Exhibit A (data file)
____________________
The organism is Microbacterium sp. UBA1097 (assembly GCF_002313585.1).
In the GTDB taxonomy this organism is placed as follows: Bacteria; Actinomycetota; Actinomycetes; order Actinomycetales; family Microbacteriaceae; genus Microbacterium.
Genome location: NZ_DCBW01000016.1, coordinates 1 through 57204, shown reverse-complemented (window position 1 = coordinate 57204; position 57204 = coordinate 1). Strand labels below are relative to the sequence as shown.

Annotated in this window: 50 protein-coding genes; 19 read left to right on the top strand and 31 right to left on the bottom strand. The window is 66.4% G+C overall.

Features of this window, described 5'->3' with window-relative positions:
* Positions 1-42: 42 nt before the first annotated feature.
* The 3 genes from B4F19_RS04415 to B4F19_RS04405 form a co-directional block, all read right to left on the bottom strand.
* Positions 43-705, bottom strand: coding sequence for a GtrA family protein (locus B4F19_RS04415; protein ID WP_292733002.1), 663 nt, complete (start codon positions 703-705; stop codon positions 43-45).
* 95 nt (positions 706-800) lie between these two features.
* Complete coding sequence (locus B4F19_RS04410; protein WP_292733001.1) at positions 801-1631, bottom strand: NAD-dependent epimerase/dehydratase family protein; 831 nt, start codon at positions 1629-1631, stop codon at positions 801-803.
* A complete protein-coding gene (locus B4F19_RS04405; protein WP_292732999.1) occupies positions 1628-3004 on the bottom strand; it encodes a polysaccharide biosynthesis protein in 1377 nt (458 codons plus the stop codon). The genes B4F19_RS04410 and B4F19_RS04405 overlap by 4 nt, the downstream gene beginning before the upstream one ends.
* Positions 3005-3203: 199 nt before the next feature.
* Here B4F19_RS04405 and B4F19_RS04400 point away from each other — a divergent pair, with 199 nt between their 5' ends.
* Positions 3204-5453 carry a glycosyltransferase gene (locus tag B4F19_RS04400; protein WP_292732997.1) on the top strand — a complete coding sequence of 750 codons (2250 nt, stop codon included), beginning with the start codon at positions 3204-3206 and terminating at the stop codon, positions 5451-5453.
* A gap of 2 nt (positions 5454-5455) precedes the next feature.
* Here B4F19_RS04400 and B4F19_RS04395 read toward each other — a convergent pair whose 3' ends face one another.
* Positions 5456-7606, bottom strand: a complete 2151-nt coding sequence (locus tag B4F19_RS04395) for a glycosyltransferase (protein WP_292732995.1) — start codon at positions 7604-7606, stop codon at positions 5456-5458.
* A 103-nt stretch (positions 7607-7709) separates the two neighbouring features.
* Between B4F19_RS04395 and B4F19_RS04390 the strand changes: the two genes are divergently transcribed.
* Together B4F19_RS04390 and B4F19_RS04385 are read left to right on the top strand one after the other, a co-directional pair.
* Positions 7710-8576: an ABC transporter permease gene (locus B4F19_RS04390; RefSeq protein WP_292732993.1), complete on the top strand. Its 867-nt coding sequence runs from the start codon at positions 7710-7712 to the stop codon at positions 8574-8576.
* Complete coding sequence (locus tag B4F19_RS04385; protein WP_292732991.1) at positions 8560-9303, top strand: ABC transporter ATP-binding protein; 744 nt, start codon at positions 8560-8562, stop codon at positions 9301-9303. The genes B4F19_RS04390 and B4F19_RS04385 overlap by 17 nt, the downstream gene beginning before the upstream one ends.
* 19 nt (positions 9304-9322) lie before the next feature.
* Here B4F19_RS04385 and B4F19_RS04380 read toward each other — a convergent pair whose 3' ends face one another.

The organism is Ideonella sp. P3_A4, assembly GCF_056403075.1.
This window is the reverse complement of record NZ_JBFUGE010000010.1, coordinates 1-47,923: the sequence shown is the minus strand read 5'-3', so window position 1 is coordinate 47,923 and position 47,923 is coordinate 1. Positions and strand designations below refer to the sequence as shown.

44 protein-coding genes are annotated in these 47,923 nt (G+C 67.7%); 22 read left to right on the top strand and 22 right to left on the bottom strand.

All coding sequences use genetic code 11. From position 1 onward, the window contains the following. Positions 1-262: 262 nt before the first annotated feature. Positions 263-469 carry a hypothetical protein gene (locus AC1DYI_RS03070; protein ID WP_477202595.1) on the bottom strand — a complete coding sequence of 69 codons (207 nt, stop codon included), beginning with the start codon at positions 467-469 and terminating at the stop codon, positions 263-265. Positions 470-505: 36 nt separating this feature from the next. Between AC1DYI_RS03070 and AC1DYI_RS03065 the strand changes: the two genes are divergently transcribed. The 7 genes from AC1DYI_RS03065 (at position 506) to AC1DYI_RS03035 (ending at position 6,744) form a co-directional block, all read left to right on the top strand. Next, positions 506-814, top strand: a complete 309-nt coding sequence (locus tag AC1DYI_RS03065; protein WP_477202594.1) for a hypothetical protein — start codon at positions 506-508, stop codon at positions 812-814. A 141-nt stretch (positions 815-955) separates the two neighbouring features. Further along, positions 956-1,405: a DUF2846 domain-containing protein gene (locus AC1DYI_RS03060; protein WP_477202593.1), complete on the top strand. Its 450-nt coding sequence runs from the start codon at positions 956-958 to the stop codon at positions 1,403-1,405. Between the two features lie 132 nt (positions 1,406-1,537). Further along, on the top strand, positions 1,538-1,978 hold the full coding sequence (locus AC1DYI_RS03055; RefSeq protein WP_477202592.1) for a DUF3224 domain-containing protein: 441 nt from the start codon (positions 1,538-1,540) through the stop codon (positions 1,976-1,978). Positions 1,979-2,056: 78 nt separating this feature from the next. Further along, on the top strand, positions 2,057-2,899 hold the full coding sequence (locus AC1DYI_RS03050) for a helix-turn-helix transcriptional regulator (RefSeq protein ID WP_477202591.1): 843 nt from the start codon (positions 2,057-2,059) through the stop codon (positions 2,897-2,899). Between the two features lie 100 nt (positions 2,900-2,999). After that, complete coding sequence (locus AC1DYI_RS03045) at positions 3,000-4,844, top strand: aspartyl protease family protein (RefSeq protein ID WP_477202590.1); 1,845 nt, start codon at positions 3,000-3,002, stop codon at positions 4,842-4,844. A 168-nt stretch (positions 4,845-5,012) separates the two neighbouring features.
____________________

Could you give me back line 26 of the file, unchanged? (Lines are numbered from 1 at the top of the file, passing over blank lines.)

This window is the reverse complement of record NZ_JBFUGE010000010.1, coordinates 1-47,923: the sequence shown is the minus strand read 5'-3', so window position 1 is coordinate 47,923 and position 47,923 is coordinate 1. Positions and strand designations below refer to the sequence as shown.